Buoyancy problem

Ed Reid

I assume that two brim full buckets of water in perfect balance will remain in balance if a boat is added to one of them since the boat will sink until it displaces its own weight of water. However, I can't work out whether this would also be true if a steel ball suspended on a thread were submerged in one of the buckets. Would that bucket now be heavier, lighter or remain the same? Regards Ed

Woody

I take it that the assumption is that the water displaced by the boat just pours over the rim of the bucket and is lost.
(no dribbling down the sides etc...)

The key to steel ball is the tension in the thread it is suspended from,
If you include a spring balance in the thread, then you will note that the apparent weight of the steel ball (as measured by the spring balance)
will appear to reduce, by exactly the amount needed to match the weight of water displaced.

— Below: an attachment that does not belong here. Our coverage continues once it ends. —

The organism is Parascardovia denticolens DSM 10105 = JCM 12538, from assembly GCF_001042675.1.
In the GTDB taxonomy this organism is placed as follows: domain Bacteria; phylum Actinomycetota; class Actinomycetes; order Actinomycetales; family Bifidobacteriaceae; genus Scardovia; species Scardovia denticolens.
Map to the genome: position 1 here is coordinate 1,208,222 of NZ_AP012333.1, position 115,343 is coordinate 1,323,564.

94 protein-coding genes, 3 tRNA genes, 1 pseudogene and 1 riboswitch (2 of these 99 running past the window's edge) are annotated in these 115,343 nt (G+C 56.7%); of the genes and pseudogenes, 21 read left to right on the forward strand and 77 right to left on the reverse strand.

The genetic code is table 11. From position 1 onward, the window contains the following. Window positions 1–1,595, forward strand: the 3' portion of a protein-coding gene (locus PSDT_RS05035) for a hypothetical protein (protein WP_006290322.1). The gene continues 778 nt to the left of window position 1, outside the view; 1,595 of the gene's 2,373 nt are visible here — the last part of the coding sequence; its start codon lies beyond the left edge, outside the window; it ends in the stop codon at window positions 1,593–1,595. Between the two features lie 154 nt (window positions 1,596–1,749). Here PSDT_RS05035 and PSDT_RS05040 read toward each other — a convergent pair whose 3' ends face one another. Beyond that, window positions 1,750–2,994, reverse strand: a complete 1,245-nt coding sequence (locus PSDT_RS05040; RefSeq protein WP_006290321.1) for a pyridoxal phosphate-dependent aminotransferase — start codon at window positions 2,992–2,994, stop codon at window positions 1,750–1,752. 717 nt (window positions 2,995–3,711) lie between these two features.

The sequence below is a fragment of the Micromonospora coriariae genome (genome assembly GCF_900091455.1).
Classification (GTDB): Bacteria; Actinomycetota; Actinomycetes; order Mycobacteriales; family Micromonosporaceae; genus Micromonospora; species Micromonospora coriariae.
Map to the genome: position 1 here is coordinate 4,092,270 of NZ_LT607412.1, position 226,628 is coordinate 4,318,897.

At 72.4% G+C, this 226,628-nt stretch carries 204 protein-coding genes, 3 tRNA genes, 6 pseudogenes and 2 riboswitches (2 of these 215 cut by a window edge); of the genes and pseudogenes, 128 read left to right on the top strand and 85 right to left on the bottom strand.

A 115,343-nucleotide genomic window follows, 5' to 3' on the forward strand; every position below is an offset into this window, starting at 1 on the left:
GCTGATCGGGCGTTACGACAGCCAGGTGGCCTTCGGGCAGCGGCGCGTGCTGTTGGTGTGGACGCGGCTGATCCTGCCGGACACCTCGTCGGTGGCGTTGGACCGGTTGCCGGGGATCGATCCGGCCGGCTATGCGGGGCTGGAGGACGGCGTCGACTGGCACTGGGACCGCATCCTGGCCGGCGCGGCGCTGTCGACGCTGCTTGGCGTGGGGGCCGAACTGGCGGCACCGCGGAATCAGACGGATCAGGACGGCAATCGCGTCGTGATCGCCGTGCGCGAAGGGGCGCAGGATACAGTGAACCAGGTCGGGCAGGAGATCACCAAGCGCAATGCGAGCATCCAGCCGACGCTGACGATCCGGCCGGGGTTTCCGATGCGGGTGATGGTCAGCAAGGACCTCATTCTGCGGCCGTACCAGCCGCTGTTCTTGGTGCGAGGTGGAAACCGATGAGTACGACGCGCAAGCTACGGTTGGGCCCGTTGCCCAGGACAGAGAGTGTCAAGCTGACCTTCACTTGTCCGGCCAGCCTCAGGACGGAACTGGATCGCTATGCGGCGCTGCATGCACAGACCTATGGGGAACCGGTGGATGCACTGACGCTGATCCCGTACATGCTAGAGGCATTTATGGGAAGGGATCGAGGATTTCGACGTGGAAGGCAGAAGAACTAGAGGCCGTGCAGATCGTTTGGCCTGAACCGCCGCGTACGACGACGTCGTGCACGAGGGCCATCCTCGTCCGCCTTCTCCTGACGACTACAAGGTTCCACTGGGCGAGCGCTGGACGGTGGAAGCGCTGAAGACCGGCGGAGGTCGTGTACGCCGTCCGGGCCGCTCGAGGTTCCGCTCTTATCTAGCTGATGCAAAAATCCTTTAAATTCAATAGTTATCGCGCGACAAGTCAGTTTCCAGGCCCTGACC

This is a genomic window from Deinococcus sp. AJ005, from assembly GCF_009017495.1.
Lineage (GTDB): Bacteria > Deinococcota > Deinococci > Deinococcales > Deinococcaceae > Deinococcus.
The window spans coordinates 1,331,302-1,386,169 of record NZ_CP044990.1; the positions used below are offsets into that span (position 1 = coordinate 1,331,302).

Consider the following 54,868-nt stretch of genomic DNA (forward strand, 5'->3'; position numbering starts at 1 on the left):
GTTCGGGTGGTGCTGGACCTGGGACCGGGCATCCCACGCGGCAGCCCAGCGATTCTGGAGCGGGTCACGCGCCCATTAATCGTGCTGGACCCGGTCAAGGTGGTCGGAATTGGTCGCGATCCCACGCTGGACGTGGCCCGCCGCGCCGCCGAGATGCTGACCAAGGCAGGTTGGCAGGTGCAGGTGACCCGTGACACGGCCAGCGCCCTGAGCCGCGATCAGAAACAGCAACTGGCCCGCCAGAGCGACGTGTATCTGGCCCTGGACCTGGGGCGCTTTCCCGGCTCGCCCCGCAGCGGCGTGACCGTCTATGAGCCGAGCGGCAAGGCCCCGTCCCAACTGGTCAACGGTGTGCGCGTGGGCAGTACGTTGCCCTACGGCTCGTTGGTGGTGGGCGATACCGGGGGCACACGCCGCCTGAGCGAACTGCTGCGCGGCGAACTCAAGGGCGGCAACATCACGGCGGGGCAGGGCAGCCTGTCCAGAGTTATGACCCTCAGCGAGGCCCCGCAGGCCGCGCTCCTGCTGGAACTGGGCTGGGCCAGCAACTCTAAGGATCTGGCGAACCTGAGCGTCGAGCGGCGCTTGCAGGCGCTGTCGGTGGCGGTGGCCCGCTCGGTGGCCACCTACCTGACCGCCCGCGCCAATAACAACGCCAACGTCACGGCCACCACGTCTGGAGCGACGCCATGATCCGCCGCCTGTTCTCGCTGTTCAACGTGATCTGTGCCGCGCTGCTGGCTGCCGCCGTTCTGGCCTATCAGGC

Ed Reid

I take it that the assumption is that the water displaced by the boat just pours over the rim of the bucket and is lost.
(no dribbling down the sides etc...)

The key to steel ball is the tension in the thread it is suspended from,
If you include a spring balance in the thread, then you will note that the apparent weight of the steel ball (as measured by the spring balance)
will appear to reduce, by exactly the amount needed to match the weight of water displaced.
Does that mean that the weight "lost" to the ball has transferred itself into the bucket and therefore the two buckets remain in balance?

Woody

Yes,
the buoyancy from the water lifting the ball will exactly match the weight of the water displaced from the bucket.
(If you cut the thread, the bucket with the ball in it will become the heavier of the two).